Rice architecture is an important agronomic trait that affects grain yield. We characterized a tillering dwarf mutant d88 derived from Oryza sativa ssp. japonica cultivar Lansheng treated with EMS. The mutant had excessive shorter tillers and smaller panicles and seeds compared to the wild-type. A reduction in number and size of parenchyma cells around stem marrow cavity as well as a delay in the elongation of parenchyma cells caused slender tillers and dwarfism in the d88 mutant. The D88 gene was isolated via map-based cloning and identified to encode a putative esterase. The gene was expressed in most rice organs, with especially high levels in the vascular tissues. The mutant carried a nucleotide substitution in the first exon of the gene that led to the substitution of arginine for glycine, which presumably disrupted the functionally conserved N-myristoylation domain of the protein. The function of the gene was confirmed by complementation test and antisense analysis. D88, thus, represents a new category of genes that regulates cell growth and organ development and consequently plant architecture. The potential relationship between the tiller formation associated genes and D88 is discussed and future identification of the substrate for D88 may lead to the characterization of new pathways regulating plant development.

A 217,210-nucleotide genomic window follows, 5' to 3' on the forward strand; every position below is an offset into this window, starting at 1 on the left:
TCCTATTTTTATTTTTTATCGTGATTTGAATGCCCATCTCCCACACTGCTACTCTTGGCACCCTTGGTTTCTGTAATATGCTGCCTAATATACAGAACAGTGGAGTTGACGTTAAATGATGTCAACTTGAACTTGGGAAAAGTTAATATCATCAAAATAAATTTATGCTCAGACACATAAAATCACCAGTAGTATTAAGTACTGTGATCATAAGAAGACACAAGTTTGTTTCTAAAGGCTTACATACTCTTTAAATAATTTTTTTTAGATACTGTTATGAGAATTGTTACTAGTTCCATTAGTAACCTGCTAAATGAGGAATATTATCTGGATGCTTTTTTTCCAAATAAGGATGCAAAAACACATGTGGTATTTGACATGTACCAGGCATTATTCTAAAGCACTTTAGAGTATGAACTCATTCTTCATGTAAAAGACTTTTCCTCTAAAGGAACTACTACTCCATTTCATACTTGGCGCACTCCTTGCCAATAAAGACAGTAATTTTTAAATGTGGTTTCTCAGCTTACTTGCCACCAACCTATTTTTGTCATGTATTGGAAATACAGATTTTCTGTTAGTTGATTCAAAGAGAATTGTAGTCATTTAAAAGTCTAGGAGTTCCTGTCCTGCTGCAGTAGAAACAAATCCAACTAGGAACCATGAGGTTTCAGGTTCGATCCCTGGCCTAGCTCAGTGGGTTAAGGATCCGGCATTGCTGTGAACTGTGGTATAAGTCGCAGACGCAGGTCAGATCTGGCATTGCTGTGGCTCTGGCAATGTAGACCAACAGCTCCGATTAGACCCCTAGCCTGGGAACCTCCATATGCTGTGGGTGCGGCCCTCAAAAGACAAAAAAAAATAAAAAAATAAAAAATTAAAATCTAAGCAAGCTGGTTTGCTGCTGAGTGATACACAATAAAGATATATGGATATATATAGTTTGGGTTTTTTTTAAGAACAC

Plant Molecular Biology – Springer Journals
Published: Jul 15, 2009
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